When shopping in a grocery store you will see more and more isles filled with products that are labeled gluten-free. The gluten-free industry has grown 44% from 2011 – 2013. Some 24% of consumers eat gluten-free or have someone in their household that eats gluten-free, and 75% of consumers that eat gluten free have not been diagnosed with celiac disease or have gluten sensitivity but eat these foods because they think they are healthier.
There are some products out there that have never contained gluten in the first place, but are now labeled gluten-free because it has become a lucrative business for the manufacturers.
When shopping for gluten-free products it is important to read labels, because many gluten-free products have second to none nutritional value. The grains have been milled which is a process that removes fiber, many B vitamins and iron, they have added processed sugars, salt, unhealthy fats and fillers for taste; not too different from processed foods that contain gluten with the exception that they are gluten-free. A cinnamon bun is still a cinnamon bun whether it is gluten-free or not.
With all of this said, there are healthier gluten-free choices from bread and pasta to crackers, cereal, snacks and sweets. I would encourage you to use the information on the label to make an informed decision.
Here is a list of popular gluten-free products and what to look for on the label to make a healthier choice.
- For the bread – look for ingredients such as flax seed, brown rice flour, quinoa flour, coconut flour, potato flour, arrowroot flour, almond meal, chia seeds, pumpkin seeds and buckwheat. Also look out for daily percentage of sugar, salt and unhealthy fats such as corn oil, palm oil and corn syrup these should be avoided if possible.
- For the pasta – quinoa, brown rice and buckwheat are good choices; some have added flax for extra fiber. If you decide to go for corn pasta, a good choice would be certified organic, most conventional corn is GMO.
- For the crackers and snacks – look for ones that have seeds, nuts, almond meal, quinoa, brown rice flour, coconut oil, extra virgin olive oil and raw honey or maple syrup.
- For the cereal – there are number of manufacturers that are starting to manufacture healthier option of gluten-free cereals. For example Chex cereal, the nutritional value has not changed after they removed gluten. You can also find buckwheat pancake mix which has good nutritional value and in my opinion has more flavour then white flour pancakes, just add blueberries or apples for additional health benefits. Look out for bad fats and processed sugars.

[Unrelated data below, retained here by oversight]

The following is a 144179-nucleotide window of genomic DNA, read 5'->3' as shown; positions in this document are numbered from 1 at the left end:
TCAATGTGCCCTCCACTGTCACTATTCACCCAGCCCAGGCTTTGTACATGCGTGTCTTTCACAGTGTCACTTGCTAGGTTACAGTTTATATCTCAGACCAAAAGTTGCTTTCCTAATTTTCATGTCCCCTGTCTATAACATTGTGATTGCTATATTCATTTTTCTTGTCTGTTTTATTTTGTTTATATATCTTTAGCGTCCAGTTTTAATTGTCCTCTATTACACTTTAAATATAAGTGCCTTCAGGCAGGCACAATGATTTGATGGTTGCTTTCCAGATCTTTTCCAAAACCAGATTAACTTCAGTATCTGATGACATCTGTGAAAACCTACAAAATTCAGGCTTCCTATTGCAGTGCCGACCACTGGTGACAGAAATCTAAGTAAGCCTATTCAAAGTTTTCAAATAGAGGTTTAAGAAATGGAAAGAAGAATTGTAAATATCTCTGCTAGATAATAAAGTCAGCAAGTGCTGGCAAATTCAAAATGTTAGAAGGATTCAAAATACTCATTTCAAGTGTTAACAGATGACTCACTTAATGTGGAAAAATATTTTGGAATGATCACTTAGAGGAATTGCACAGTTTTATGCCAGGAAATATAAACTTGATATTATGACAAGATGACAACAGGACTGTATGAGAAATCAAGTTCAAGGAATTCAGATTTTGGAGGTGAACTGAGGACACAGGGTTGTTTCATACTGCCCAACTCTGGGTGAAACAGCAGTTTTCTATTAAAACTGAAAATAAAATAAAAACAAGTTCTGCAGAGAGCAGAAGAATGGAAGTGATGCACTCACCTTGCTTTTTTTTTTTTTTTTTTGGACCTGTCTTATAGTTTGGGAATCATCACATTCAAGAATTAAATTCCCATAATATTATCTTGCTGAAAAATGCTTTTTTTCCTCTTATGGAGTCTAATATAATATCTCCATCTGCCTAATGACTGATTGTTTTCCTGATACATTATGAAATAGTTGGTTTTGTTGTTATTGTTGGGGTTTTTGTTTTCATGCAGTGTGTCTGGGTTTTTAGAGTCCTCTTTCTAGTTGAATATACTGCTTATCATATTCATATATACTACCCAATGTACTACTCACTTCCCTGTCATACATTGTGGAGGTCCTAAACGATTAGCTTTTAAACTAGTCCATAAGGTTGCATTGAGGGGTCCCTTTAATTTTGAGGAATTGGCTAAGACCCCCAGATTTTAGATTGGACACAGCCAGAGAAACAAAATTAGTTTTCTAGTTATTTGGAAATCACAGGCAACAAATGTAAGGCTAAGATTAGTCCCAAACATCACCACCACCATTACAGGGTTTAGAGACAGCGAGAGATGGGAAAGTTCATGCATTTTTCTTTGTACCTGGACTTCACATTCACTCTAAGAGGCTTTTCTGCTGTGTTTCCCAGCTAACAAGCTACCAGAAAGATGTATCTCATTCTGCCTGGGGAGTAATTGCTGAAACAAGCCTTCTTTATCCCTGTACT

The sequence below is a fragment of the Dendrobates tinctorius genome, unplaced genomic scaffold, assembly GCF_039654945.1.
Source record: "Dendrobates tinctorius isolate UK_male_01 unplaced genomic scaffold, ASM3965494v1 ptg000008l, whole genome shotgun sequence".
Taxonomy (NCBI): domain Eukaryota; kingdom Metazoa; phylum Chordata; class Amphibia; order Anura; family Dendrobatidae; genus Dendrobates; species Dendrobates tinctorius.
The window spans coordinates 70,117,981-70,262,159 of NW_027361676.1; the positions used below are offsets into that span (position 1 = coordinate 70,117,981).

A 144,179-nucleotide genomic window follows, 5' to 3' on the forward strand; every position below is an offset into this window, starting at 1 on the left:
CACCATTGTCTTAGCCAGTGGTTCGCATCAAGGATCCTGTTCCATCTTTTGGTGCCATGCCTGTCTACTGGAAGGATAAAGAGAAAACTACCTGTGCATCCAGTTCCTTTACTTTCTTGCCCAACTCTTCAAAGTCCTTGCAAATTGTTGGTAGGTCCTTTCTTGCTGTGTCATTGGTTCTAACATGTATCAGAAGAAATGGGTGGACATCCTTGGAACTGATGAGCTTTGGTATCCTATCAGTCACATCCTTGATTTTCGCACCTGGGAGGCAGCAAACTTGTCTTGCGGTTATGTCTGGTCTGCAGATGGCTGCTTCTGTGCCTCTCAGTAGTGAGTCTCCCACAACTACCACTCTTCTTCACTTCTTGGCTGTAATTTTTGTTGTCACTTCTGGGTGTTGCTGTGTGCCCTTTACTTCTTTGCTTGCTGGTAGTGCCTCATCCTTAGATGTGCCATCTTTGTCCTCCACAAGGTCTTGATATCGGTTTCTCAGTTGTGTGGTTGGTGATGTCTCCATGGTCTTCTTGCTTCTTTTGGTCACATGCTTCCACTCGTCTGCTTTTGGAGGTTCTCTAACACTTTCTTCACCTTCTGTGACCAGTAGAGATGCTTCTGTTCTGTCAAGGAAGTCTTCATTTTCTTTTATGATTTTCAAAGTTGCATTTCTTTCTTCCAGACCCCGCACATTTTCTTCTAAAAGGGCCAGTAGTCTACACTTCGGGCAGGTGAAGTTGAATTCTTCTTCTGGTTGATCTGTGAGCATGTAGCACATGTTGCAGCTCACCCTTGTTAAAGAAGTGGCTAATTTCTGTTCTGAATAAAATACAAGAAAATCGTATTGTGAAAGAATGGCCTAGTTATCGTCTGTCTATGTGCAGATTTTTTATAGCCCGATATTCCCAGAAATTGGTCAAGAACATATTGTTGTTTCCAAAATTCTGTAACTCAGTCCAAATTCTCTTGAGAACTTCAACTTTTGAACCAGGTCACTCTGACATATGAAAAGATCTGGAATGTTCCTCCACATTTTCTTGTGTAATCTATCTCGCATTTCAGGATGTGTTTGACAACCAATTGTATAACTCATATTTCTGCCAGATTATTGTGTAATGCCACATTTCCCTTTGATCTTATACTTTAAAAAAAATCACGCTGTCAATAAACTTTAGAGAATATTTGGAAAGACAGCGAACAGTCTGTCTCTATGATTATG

- For the muffins, sweets and cakes – the ingredients to look for are brown rice flour, almond meal, amaranth, millet, buckwheat, quinoa flour, coconut flour, pure maple syrup, raw honey, coconut oil, pure butter, raw nuts, pure cocoa and raw coconut.
- For the dairy – when it comes to yogurts best ones are plain organic without added sugars and colours. If you prefer fruit in your yogurt and some sweetness just add fresh berries, a little pure maple syrup and a pinch of cinnamon. Most cheeses are gluten-free, but read the label some cheeses have added ingredients that may not be gluten-free.
The healthiest option is to make your own gluten free meals from real wholesome ingredients, the ones that do not have a label with a list of ingredients. There are many healthy gluten-free recipes available now, check out www.onlyglutenfreerecipes.com, which includes vegetarian and recipes for kids that they love.
Where to buy gluten-free products?
Many supermarkets now carry a good selection of gluten-free products, but if you are looking for a special ingredient you may have to go to health food stores or stores like Wholefoods if you live in North America. The other option is buying on-line, I buy all my certified organic gluten-free spices, flours and pasta on line, I find that the cost is reasonable and many of them ship for free if you buy certain dollar value. Costco also carries a selection of gluten-free products.
Remember if the label has an ingredient you do not understand or are unsure of the product contact the manufacturer.